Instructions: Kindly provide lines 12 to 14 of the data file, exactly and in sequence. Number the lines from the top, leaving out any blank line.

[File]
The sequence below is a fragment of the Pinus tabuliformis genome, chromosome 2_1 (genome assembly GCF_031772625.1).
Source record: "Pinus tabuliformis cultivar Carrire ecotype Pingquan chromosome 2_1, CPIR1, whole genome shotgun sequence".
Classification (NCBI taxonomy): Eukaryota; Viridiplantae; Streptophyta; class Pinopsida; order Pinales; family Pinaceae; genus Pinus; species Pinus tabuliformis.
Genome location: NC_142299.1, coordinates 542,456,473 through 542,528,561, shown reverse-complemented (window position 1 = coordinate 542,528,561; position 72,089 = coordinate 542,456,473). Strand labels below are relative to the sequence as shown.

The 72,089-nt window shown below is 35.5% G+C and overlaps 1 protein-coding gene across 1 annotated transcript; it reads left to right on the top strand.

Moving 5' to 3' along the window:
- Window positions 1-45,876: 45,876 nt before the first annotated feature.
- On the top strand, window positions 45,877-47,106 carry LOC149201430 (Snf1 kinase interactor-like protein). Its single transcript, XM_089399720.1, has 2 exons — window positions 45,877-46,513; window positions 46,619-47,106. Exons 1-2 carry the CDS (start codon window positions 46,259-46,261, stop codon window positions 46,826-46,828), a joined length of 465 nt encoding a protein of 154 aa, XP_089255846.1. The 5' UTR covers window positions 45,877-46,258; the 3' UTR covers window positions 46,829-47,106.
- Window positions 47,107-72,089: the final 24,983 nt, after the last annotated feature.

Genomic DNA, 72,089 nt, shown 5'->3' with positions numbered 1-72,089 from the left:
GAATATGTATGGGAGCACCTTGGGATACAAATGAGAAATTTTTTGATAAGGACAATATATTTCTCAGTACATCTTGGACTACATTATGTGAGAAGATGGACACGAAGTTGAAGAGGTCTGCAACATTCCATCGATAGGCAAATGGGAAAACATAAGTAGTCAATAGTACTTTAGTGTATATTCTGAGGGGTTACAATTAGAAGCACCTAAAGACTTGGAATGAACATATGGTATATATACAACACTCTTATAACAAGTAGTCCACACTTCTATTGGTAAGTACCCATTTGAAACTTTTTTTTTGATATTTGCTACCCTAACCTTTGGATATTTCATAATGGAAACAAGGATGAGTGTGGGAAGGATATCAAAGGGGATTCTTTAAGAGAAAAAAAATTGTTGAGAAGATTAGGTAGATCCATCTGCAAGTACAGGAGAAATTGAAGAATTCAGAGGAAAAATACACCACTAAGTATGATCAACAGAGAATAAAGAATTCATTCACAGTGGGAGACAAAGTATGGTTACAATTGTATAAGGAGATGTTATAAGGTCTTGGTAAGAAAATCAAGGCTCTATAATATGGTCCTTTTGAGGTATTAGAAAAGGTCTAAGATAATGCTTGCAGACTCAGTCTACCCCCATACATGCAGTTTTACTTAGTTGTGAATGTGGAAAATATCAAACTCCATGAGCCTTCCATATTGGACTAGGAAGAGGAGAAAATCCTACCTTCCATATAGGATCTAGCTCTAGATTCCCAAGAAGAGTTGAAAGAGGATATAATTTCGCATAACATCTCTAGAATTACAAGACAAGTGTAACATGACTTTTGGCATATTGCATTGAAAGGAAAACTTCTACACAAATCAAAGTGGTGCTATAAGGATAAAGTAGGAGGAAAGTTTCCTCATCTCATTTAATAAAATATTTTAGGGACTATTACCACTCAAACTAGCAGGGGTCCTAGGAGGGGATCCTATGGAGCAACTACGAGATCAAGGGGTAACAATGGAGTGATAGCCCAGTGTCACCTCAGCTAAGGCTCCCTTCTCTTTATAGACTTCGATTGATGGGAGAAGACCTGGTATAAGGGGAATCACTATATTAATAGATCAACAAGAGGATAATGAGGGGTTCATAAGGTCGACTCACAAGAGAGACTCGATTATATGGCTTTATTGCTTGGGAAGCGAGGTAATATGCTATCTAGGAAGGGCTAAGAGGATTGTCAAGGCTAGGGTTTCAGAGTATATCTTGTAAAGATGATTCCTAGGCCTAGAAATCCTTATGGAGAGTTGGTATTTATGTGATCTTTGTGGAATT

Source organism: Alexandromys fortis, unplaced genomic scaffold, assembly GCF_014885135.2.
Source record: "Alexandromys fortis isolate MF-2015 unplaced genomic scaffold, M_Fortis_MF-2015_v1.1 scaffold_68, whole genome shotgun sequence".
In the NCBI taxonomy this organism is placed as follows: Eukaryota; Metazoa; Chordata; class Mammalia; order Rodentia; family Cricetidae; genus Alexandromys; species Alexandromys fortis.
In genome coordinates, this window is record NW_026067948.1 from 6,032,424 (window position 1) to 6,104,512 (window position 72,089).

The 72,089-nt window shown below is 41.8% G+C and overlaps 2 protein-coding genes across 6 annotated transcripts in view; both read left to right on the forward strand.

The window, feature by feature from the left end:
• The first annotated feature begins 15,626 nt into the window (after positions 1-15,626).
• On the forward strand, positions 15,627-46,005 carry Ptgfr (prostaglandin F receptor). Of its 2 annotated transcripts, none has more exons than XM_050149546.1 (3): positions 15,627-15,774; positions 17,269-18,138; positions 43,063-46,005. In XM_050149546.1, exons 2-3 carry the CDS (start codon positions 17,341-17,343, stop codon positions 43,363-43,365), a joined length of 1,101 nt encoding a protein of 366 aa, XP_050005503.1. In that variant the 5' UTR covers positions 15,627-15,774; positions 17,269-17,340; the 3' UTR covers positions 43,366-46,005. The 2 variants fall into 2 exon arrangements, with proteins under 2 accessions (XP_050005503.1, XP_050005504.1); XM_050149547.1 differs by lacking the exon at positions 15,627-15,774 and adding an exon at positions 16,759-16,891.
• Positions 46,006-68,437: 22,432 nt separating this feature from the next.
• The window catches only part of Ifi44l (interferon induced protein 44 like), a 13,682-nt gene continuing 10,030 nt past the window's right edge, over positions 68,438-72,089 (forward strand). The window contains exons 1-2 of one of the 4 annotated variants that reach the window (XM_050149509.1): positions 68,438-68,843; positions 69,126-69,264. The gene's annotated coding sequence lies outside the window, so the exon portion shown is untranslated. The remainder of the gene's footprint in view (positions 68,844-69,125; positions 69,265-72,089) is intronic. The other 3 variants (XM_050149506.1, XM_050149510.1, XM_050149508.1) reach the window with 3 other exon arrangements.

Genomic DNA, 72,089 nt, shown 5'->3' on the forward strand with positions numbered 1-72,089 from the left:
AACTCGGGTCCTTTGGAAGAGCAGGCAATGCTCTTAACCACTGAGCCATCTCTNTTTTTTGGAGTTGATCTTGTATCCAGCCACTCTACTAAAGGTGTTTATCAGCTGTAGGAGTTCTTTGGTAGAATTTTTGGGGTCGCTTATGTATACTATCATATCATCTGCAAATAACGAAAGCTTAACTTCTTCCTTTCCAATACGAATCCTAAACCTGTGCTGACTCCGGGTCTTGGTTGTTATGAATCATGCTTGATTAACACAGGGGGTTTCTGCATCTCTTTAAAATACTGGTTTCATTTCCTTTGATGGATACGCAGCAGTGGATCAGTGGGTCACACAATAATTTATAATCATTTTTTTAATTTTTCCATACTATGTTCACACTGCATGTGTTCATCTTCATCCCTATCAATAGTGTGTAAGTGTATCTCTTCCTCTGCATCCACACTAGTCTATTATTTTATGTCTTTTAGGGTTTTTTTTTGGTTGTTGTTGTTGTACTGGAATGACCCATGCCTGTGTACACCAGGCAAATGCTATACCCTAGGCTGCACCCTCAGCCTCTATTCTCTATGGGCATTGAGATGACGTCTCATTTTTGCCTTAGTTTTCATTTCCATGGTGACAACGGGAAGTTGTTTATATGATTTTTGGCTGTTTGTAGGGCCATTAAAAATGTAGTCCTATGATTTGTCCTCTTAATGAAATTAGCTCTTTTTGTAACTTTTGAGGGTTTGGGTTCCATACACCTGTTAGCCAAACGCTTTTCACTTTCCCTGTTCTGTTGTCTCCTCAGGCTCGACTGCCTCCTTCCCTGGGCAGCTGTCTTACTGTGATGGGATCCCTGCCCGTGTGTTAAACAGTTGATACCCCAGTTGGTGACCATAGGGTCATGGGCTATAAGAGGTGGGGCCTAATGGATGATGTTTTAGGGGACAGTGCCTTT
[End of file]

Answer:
Source organism: Alexandromys fortis, unplaced genomic scaffold, assembly GCF_014885135.2.
Source record: "Alexandromys fortis isolate MF-2015 unplaced genomic scaffold, M_Fortis_MF-2015_v1.1 scaffold_68, whole genome shotgun sequence".
In the NCBI taxonomy this organism is placed as follows: Eukaryota; Metazoa; Chordata; class Mammalia; order Rodentia; family Cricetidae; genus Alexandromys; species Alexandromys fortis.